Focus groups. Some love them, others hate them. To me, if someone claims that they never conduct focus groups for their products or services then (i) they don’t like talking about it (to appear ‘cool’ and ‘innovative’ by pretending that they don’t really conduct focus groups), or (ii) they did hold focus groups but did it unofficially, therefore it’s not recorded as part of the research activities, or (iii) they failed at focus grouping and don’t want to talk about it!
Whether you agree or disagree about the idea of using focus groups, I’ve listed what I know below from my experience with focus groups.
I’ve found focus groups to be valuable in my assignments, even when the focus groups were not formal. Everyone’s experience is different and so I hope you find the explanations and ideas useful and that they help you with your next focus group exercise. Like with everything else, you have to decide for yourself on what tools to use to achieve your goals, and if to use traditional and non-traditional approaches.
What a focus group is
A focus group works best when:
- It’s not used to try and measure your market, but instead used to understand it (for example, wants, desires, attitudes and intentions).
- Inclusion or exclusion criteria are established up-front to avoid recruiting participant who are not at all interested in the topic, company, product or service.
- The moderator has past experience. However, to gain experience, one must do their first focus group, right?
- More than enough participants are invited, in case of no-shows.
- It’s not too small or too big (six to 12 sounds adequate).
- It’s welcoming so participants are free to speak.
- Its format is open and free-flowing.
- It lasts between 45 and 90 minutes.
- The facilitator has a well-structured agenda.
- The important questions are carefully prepared in advance.
- Questions are clear, short, open-ended, engaging and exploratory.
- Participants are not bombarded with too many questions (perhaps 8 is ideal, 10 is perfect but 12 is the maximum).
- Comments are not guided.
- Participants have never met before.
What a focus group isn’t
A focus group is not going give you the answer to ‘what to do’ or ‘which product to launch’. It also shouldn’t be expected to be a quicker, easier and cheaper way to do research. It certainly should NOT become:
- An open debate where participants argue over their views or whose views are right or wrong.
- A discussion where participants offer advise or support (like group therapy).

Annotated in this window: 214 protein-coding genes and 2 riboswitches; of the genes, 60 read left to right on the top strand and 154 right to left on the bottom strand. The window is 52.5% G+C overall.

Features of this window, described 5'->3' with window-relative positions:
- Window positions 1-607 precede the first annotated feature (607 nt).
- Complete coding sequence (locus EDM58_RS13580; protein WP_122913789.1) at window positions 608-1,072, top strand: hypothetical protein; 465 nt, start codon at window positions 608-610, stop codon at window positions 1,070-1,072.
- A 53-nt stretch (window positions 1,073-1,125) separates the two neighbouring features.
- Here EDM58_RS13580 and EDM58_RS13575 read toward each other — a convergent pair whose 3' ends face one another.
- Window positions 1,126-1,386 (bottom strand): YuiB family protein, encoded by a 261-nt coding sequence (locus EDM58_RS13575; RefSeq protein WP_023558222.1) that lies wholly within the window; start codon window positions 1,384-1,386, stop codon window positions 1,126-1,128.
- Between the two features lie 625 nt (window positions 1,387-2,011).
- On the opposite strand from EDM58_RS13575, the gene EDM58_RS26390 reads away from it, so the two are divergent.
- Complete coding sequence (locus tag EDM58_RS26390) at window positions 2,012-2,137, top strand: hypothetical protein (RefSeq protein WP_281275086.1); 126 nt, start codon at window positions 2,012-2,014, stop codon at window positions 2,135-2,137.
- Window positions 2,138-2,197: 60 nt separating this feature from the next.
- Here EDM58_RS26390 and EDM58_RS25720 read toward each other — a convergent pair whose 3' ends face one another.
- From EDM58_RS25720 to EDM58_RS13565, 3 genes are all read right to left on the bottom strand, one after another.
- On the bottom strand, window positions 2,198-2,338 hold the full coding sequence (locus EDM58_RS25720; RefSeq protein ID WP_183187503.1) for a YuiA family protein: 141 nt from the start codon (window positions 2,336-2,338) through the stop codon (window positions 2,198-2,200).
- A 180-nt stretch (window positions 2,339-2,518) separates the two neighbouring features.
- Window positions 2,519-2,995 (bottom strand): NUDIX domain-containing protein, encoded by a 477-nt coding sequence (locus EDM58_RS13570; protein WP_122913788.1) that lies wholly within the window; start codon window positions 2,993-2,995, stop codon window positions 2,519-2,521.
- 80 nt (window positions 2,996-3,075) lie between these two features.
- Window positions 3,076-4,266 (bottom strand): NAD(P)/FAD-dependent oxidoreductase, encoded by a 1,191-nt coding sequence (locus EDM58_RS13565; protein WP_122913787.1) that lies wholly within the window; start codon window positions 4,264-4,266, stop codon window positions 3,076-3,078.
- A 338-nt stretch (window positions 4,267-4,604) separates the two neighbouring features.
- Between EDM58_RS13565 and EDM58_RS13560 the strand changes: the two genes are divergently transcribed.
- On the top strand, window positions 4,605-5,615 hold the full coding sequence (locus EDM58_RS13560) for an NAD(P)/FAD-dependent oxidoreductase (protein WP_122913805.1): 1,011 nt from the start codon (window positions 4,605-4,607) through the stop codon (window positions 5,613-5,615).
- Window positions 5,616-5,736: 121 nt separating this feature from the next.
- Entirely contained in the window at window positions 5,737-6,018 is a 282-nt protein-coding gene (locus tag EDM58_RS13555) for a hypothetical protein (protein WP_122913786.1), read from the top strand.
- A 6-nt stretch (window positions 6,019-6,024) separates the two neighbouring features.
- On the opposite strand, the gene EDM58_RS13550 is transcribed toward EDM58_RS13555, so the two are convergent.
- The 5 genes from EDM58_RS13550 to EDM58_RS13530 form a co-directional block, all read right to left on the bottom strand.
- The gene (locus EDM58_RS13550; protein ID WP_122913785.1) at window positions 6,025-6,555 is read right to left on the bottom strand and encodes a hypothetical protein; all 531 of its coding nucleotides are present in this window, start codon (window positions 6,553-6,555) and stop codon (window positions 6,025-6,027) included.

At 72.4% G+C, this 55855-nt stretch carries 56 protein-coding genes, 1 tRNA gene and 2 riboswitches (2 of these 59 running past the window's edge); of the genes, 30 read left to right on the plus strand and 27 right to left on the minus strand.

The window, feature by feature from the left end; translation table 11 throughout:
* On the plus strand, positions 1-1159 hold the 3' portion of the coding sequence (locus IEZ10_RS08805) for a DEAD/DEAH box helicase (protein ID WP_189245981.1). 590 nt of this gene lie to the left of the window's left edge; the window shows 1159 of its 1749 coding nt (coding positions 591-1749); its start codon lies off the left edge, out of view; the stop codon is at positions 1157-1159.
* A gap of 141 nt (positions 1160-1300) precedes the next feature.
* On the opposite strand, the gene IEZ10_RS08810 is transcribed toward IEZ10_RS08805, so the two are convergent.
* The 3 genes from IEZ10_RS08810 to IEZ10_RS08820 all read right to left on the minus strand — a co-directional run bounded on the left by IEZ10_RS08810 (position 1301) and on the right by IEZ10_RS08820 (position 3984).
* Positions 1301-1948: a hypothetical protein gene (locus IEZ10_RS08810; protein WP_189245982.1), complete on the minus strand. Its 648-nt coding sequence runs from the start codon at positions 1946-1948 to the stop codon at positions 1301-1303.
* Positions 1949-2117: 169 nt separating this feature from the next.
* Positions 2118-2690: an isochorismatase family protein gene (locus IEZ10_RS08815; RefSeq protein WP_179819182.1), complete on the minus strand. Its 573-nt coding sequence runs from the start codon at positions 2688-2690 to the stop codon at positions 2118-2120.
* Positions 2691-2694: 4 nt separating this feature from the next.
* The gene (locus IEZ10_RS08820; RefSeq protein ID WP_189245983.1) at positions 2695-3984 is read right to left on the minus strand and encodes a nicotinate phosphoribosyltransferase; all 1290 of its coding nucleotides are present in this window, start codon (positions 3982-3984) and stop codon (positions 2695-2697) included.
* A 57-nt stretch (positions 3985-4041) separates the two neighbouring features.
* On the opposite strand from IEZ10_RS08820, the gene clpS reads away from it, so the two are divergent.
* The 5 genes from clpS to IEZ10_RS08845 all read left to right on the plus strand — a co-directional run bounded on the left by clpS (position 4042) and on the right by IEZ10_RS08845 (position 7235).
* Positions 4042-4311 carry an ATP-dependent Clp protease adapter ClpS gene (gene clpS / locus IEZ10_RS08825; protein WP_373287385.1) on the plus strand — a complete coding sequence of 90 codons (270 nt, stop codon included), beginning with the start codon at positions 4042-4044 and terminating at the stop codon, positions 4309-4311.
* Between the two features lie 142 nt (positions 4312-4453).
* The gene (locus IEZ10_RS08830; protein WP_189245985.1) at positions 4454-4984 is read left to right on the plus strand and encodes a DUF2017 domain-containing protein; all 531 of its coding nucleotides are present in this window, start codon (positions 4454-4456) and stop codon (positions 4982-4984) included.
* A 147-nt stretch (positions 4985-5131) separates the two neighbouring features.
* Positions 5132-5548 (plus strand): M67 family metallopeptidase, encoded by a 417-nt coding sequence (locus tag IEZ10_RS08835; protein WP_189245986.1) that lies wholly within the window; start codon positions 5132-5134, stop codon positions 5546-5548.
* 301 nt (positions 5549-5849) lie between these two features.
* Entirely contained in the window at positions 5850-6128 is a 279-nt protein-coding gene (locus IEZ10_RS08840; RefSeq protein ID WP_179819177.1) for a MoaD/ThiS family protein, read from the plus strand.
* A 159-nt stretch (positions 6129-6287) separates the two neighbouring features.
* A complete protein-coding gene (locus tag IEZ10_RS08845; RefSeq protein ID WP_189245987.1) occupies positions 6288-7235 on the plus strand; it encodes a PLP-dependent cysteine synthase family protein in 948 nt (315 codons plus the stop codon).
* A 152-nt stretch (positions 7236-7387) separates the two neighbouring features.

- A session for making decisions or resolve any issues between participants.
- A place to explore solutions to problems even if it’s related to the idea, product or service.
- A meeting to collaborate on a project.
- A consultancy opportunity.
- A sales pitch.
- A session to collect evidence for legal action.
- An session to teach or educate.
When to use focus groups
Use focus groups when you want to understand
- Decision making
- Needs in the market that are unmet by your own or your competitors
- Whether the company’s assumptions are correct
- What could be preventing people from using the products or services
- What people think of the ideas you have about the product or service
- How people would react to it when it’s launched
- Whether a particular change should occur.
EXAMPLE: A focus group of new mums meets to discuss a new magazine for migrant mums. Mums share their views on current magazines, and on what this new magazine could report on to fill the gap.
Two issues I’ve faced with focus groups
There are two main issues that I’ve faced with focus groups. But first let me be clear that I’m not for or against focus groups. My belief is you can be good or bad at anything, and you can be good or bad at using focus groups as a tool. So, just because it didn’t work well for one company or client, it doesn’t mean you should steer clear of focus groups.
The first is with the participants. Usually when you send a mass broadcast to invite people to participate, you need to mention what the focus group is about. You might do a mini survey first with the invitation to qualify the prospective participants. This means that they already know the topic and they will accept your invitation based on their level of interest in the topic. In other words, you end up with a focused niche group. This can be a good thing but also bad because you might end up with a group of people who share the same views. If you’re after variety, then perhaps find a way to mix the respondents or say ‘thanks, but no thanks’ to some of them when you notice you are getting too many of the same.
The second issue is with organising a focus group. If you only have a short window of opportunity to conduct research, it could be a pain to find people to participate.This brings in the question of whether to find a different method of getting the information you need. Do your research on the various ways you can gather the information that you need, and definitely spend some time reading case studies from others about their experience with case studies. They should provide enough Dos and Don’ts and you’ll have a much better idea before making the decision.
Library image by Robert E. Kennedy Library at Cal Poly.
Have you ever been part of a focus group? Or have you organised one for an assignment or client? Share your story below.
What’s this focus group you speak of? Part I